Previous research has shown that brief exposure to green outdoor spaces – and in one study, to photos of green settings – can improve concentration and impulse control in children and adults in the general population – individuals without ADHD.

These findings led Taylor and Kuo to examine whether children diagnosed with ADHD, which is characterised by deficits in concentration and impulse control, might also benefit from "green time".

"In a study published in 2004, they analysed data from a national Internet-based survey of parents of children formally diagnosed with ADHD and found that activities conducted in greener outdoor settings did correlate with milder symptoms immediately afterward, compared to activities in other settings.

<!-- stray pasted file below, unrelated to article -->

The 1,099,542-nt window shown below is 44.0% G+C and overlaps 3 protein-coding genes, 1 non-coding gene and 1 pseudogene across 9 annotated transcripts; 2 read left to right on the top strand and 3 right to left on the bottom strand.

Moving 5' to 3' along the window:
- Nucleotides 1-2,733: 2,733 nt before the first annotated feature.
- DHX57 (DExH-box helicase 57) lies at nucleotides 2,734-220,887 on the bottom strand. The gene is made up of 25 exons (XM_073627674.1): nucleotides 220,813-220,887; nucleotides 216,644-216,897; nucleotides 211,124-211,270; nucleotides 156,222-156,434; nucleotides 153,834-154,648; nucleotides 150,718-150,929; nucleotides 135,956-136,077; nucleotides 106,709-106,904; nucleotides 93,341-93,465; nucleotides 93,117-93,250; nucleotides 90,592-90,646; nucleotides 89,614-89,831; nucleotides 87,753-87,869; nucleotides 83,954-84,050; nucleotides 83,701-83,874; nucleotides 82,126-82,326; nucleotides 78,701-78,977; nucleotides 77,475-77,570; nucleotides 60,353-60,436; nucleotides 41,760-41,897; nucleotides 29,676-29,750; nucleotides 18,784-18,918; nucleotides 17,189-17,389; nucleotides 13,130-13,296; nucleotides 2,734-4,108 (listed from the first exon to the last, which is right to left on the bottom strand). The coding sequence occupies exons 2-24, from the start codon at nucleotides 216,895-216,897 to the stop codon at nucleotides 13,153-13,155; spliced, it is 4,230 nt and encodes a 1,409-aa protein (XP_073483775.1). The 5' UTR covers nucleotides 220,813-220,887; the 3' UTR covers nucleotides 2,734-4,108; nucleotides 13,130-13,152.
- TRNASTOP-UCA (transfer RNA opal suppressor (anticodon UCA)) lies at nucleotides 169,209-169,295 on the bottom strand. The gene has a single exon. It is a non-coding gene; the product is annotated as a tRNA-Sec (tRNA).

The new study explores other data from the same survey to determine whether the effect also is true for green play settings that are routinely experienced – the park, playground or backyard that a child visits daily or several times a week.

"Before the current study, we were confident that acute exposures to nature – sort of one-time doses – have short-term impacts on ADHD symptoms," Kuo said. "The question is, if you're getting chronic exposure, but it's the same old stuff because it's in your backyard or it's the playground at your school, then does that help?"

Green related to milder symptoms

To address this question, the researchers examined parents' descriptions of their child's daily play setting and overall symptom severity. They also looked at the children's age, sex, formal diagnosis (ADD or ADHD) and total household income.